As the weekend progressed, I sensed some shift towards the idea because of the current state of western nations. Comments ran along the lines of: in the next economic downturn QE cannot strictly be targeted at the financial world as calls for QE for the people will grow progressively louder. Also, even with all of the recent rounds of QE, inflation has yet to materialize so MMT and fiscal policy would help generate inflation, which has been hard to come by.

The main concern was that politicians would not be able to turn off MMT-based policy and that would eventually lead to colossal currency debasement. A few countered, however, that if everyone is doing it, perhaps just like the recent QE experience, MMT can be modulated.

Submerging global rates linked to negative interest rates policy (NIRP)

The prevailing mood at CK, which I generally agree with, is that NIRP is leading to all sorts of distortions and will ultimately do more harm than good. It’s like a shipbuilder purposely building a leaky boat and then setting sail – only then to wonder why they ended up at the bottom of the ocean (or in our camp’s case, the low point of the lake).

Given that bond markets are largely fungible in a global bond portfolio context, it’s no surprise that the trillions of negatively yielding government bonds are pulling down US rates in the process. Some argued that NIRP has worked for other regions largely because the US still have positive rates and can handle large capital inflows. Now, putting aside FX translation costs, etc., that theory holds. Overall, places like Japan and Europe have been able to hunt for positive yields successfully, but that too has a limit.

Of course, there are many issues with NIRP, but two stand out as particularly relevant given the global bond rally that occurred during (and now continues after) the CK event.

  1. Once central banks commit to low rates it’s hard to fully unwind because it will lead to losses for those holding bonds with large price gains.
  2. A related issue is that once bonds stop rallying but their interest rates remain deeply in negative territory, any subsequent issuance and purchase of negative yielding bonds will erode the capital base of a fractional banking system over time.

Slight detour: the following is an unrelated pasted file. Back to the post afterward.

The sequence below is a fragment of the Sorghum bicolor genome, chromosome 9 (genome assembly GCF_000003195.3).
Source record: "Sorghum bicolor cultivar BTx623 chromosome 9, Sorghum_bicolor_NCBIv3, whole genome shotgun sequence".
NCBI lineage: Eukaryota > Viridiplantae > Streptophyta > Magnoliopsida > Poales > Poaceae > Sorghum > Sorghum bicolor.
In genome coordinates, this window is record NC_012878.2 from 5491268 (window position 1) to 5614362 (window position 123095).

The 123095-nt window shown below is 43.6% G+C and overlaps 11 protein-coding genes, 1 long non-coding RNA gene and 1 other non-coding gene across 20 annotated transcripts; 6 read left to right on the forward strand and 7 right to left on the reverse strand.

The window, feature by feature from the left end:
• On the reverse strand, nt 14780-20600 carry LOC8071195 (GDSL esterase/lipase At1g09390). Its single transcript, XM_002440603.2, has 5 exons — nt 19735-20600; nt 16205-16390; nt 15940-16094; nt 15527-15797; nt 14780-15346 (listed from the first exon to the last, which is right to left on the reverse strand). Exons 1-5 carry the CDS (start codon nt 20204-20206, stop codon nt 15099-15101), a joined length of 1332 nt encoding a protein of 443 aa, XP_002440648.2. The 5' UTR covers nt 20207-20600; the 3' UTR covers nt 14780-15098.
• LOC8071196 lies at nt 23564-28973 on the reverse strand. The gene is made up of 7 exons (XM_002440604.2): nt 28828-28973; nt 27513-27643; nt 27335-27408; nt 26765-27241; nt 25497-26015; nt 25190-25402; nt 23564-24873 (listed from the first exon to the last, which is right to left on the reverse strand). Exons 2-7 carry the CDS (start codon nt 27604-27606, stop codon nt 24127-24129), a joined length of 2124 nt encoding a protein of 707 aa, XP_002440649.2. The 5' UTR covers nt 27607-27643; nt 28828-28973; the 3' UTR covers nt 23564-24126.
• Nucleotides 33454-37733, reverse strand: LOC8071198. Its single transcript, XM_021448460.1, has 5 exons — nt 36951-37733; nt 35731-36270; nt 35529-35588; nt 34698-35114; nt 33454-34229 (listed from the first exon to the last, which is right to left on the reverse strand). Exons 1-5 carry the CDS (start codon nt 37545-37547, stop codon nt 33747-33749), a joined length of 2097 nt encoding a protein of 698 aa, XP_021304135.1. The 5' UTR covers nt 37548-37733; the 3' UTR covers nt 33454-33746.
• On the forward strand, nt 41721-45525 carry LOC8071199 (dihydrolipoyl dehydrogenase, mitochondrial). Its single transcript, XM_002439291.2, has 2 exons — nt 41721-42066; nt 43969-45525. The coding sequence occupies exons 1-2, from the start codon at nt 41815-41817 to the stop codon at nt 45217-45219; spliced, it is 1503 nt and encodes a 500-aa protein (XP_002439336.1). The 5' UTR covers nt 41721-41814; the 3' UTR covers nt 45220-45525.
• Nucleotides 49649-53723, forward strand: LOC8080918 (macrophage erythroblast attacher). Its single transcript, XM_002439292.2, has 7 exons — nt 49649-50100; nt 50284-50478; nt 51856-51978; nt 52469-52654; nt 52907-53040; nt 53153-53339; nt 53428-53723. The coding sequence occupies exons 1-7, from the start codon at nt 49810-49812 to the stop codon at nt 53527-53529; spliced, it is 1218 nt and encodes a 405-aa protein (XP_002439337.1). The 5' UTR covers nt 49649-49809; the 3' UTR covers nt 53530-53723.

Unless carry is massively positive via an upward sloping curve and bank funding costs are favorable to capture such carry, keeping rates negative on a permanent basis will automatically shrink the banking system in the regions that are deploying such a policy. Yield curve control could help delay the effects of NIRP but with the ongoing global reach for yield, it is going to be an uphill battle to keep global curves from flattening. This almost destines the world to stay in a low growth mode, keeping rates low too.

Ironically, given that central banks have already tried NIRP policies and QE, it is leading to concerns that MMT and the risks associated with it is next. Meanwhile a US/China trade miscalculation may result in the US being unable to avoid the drag from the global slowdown. And that will put the US into a recession, guaranteeing a global recession.

In the end, the 2019 CK event was productive and very informative platform to discuss these topics. However these themes illustrate that many of us are trying to pinpoint what exactly will end this expansion. The biggest question, of course, is what comes next?

George is a twenty years fixed income markets veteran. Over that time he has covered rates, structured products, and credit. He worked both on the buy-side and sell-side. He can be reached here

(The commentary contained in the above article does not constitute an offer or a solicitation, or a recommendation to implement or liquidate an investment or to carry out any other transaction. It should not be used as a basis for any investment decision or other decision. Any investment decision should be based on appropriate professional advice specific to your needs.)